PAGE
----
Elisa Freschi

I would start by joining a group blog. It would give you a feeling of how it works and would be a good way to see how often you are inclined to post and the like.

Andrew Sepielli

I'm an early-career philosopher who recently started blogging. The impetus: I'm working on a book; I recently flew across the Atlantic to present material from the book at a conference. I had to rush through material, my session was sparsely attended, I generally thought it was waste of my time and of taxpayer money, and I missed my family terribly. (Of course I thank the organizers for selecting me to present and for running a great conference -- it's not about that.) So I thought: why not blog? I'll get a bigger audience, I can present more material, I can go back-and-forth more with interlocutors, it's free, and I don't need to leave home.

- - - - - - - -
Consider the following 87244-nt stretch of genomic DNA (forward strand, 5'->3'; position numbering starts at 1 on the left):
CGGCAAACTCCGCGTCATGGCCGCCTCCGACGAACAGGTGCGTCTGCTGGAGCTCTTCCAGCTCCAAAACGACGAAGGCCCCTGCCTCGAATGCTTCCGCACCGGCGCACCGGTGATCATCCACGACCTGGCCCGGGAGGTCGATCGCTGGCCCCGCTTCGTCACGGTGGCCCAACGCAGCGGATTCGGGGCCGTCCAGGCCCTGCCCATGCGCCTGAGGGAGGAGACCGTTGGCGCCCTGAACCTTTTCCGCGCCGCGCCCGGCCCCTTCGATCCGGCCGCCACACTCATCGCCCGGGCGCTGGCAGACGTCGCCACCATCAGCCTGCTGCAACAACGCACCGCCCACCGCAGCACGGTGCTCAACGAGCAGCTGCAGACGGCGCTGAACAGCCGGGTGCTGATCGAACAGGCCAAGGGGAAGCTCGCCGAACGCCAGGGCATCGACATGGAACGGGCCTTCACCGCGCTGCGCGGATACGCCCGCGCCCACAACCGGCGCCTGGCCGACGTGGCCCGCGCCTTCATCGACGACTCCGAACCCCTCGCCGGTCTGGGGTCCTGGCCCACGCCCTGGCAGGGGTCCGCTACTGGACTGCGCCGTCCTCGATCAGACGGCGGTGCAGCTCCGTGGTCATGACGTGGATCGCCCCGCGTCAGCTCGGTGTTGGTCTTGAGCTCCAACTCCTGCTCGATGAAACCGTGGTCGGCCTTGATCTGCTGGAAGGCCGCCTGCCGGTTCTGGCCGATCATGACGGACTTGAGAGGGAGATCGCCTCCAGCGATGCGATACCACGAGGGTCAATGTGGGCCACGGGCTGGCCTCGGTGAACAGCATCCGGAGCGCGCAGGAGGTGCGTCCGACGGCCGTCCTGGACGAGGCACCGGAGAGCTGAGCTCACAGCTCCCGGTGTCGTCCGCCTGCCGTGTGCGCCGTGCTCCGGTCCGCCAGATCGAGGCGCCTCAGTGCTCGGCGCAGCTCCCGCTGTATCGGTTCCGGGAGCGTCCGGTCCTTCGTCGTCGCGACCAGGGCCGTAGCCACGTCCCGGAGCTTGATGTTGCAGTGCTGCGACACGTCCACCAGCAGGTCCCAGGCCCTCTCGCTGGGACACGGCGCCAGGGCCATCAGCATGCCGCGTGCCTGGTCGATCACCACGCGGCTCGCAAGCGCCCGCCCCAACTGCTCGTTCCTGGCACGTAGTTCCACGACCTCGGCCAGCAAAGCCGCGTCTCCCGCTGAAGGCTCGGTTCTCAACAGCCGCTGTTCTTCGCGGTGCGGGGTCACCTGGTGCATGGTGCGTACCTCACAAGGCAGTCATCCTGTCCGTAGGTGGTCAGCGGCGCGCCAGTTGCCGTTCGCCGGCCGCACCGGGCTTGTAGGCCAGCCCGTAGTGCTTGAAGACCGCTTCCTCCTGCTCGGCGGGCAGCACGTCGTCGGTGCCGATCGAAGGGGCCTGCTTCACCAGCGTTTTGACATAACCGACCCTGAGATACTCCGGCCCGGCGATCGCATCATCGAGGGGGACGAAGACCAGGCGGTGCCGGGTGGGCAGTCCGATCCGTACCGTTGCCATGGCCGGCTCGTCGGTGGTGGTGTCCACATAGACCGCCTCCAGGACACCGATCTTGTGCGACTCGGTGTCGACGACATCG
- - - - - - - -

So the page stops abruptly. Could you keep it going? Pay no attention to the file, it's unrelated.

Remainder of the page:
Well, so far it's been a mixed experience. I'm getting more traffic than I expected, but way fewer comments. I'll probably keep doing it for a little while longer, and then reevaluate.

My main reason for not blogging earlier was the aforementioned fear of being perceived as a narcissist. But then I guess I just thought: I'm 36 years old, I'm good at what I do, and it's not healthy or virtuous to let fears like that get the better of me. For what it's worth, I don't think a professional culture in which such fears are warranted -- as I believe ours is -- is likely to be one from which much much truly innovative or culturally-relevant work emerges.

BLS Nelson

I blogged for a while at Philosophy Magazine. I stopped for a few reasons: